No One Puts the JVM in a Container

Joerg Schad & Johannes Unterstein (Mesosphere): http://sched.co/BxIl

The gist of this talk was, be very aware of what you pack into a container and what actually happens inside the container and on the host. An example was given with a Java application. Apparently, before Java8, the JRE is not aware of cgroups and uses host resources. And the hard limit on memory controlled by cgroups means, that the docker process gets killed when it reaches a state of over-consumption. With Java8 and later, you can use the flags UseCGroupMemoryLimitForHeap and UnlockExperimentalVMOptions. With this, all the namespace and cgroup mapping on the real resources get considered.

Docker, Moby is Killing Your #devops Efforts

Kris Buytaert (Inuits.eu): http://sched.co/BxJd

It was an opinionated talk (which is good, that’s why I go to conferences) and Kris is obviously very passionate about DevOps. His main points were, that Enterprises are afraid of (public) clouds and are in favor of “caged” private clouds, where you emulate non-caged private clouds with huge VMs (previously requested with an internal ticketing system) and run Docker in it.

The actual problem, that developers and operators don’t talk to each other didn’t get tackled, as a Docker container is treated now like a fancy tarball, which gets thrown over the wall with “works on my machine, I’m done”. To be precise, he didn’t complain about Docker as a technology, he was more worried about how we use this technology.

Workshop: Continuous Integration with the Open Build Service

Eduardo Navarro & Björn Geuken (SUSE Linux GmbH): http://sched.co/ByRq

The open build service (OBS) [15] can build OS packages for different package managers and CPU architectures and distributions. It is based on kiwi [16], an OS image builder. A github webhook integration is available, so it should be possible to create a continuous integration with continuous delivery approach with it. A private installation of OBS is also possible.

To be honest, I didn’t fully attend this workshop, as it conflicted with another session I wanted to see, so I missed probably some information. It sounded very promising though.

Everything You Always Wanted to Know About Object Storage

Erit Wasserman (Red Hat): http://sched.co/CnWI

The fun fact first, Erit let us know that Ceph got its name from Cephalopods [17] (squids, octopuses and suchlike). The high-level differences between the common ways to store data are:

  • block storage has no metadata but is fast
  • file system has hierarchy and metadata and in-place writes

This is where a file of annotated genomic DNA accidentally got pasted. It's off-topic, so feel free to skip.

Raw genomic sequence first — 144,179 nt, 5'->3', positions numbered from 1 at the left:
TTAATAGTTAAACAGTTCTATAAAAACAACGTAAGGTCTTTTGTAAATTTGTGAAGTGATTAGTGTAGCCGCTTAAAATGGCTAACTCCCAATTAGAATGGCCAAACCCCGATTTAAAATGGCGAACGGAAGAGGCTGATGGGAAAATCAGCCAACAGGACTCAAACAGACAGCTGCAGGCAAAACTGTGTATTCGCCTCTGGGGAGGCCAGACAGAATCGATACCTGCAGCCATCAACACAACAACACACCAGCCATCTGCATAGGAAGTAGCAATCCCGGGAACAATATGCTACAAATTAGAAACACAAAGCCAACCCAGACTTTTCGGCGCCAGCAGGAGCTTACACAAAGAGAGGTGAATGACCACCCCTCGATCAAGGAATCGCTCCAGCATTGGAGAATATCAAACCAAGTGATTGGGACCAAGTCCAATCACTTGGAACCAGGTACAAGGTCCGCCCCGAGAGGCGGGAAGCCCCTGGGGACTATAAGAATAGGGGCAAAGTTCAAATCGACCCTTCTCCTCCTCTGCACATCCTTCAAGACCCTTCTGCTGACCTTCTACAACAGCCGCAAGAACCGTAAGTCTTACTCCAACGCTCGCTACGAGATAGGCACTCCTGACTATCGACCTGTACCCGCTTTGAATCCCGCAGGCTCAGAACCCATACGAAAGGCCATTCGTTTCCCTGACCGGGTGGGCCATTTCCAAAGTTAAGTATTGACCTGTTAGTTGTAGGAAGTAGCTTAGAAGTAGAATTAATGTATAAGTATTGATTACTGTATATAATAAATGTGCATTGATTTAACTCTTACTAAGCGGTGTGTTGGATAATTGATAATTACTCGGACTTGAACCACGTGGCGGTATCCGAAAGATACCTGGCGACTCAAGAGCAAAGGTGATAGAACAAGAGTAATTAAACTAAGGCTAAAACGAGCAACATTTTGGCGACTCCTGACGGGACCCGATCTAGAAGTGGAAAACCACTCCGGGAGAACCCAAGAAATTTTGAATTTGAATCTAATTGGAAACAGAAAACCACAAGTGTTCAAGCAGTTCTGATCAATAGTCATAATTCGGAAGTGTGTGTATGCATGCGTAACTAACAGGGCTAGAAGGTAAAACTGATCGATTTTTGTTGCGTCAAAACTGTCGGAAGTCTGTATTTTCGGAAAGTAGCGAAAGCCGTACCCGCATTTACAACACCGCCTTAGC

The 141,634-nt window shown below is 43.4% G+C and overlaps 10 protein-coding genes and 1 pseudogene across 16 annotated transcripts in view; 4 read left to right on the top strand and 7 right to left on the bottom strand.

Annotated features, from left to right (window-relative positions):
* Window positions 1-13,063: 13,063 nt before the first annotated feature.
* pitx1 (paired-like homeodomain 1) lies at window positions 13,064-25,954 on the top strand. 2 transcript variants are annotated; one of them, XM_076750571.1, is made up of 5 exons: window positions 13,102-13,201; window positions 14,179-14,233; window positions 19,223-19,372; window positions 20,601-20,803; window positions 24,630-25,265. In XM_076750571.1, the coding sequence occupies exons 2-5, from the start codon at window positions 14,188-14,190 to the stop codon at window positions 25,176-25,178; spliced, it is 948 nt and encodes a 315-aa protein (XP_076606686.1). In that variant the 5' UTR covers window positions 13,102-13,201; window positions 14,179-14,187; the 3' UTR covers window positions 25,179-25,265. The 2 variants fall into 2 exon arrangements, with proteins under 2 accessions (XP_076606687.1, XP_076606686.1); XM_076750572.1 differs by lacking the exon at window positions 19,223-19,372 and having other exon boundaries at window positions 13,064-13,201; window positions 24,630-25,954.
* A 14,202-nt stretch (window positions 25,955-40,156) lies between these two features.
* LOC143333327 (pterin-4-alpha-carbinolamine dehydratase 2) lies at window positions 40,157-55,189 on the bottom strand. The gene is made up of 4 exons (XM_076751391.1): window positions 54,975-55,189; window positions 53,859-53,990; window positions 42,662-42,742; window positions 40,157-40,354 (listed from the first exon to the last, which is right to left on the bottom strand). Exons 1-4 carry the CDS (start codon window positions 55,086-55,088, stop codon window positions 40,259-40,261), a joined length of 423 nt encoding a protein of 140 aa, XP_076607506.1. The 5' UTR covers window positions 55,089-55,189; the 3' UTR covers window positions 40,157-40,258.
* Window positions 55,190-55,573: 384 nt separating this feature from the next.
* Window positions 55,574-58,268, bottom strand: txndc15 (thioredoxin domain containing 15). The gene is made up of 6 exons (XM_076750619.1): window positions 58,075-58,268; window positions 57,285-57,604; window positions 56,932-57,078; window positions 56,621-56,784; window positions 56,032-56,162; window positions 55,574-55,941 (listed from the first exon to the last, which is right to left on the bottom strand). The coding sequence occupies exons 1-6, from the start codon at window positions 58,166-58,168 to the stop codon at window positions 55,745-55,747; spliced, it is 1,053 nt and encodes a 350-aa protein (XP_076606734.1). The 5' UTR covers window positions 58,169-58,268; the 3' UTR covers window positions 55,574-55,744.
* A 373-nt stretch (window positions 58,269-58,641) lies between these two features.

• object storage has flat namespace; objects are immutable

As the objects are immutable, each version of an object is a new object, which means you need a retention policy to deal with the needed disk space.

Apparently, Ceph offers block, file and object storage and uses rados as the underlying distributed object storage, while radosgw lifts some limits of rados (I didn’t get the details which limits). As the single objects can be big, you need a way to be resilient against network issues, so it divides single large objects into smaller ones and does a multipart upload.

Open Source is Just About the Source, Isn’t It?

Isabel Drost-Fromm (Europace AG): http://sched.co/ByIo

Isabel talked about everything development related but the code, which is great, as “the messy problems are people problems” and I have to agree. The source code is only a small part of the project and the community is at least as important as the code. She made excellent points about the different ways of communication, trademarking, licensing, change management, FAQs, work delegation and much more. Finding ways for newbies to replicate correct behavior is important too. A lot to think about when you start your next open source project.

Transactional Updates with btrfs and RPMs

Thorsten Kukuk (SUSE): http://sched.co/BxK2

Thorsten did a proof of concept with btrfs, a copy on write general purpose filesystem to enable transactional operating system updates without reboots. He uses the btrfs subvolumes (not to be confused with LVM volumes) and their snapshot capability to achieve this. Unfortunately I didn’t get all the details, but having to never reboot again after an update sounds like operators would love it.

Tutorial: Container Orchestration with Kubernetes

Michael Steinfurth (B1 Systems GmbH): http://sched.co/ByRs

This session showed how kubernetes uses etcd for saving data. You can run etcd on kubernetes itself or as dedicated servers and you need at least 3 etcd nodes to have a quorum. The etcd clients have to advertise themselves to the peers. Michael used flanneld for networking overlay and stored the network configuration in etcd and the whole etcd cluster is then aware of this new value. For all that, you can use kubectl, a configuration tool and cluster CLI.

Event Recap

It was a very good event; the quality of the sessions ans speakers was excellent. Everything was well organized. The evening event on Wednesday took place in the Municipal House, a gorgeous building (see image below). I’m looking forward to the next event, October 22 - 24, 2018 in Edinburgh, Scotland.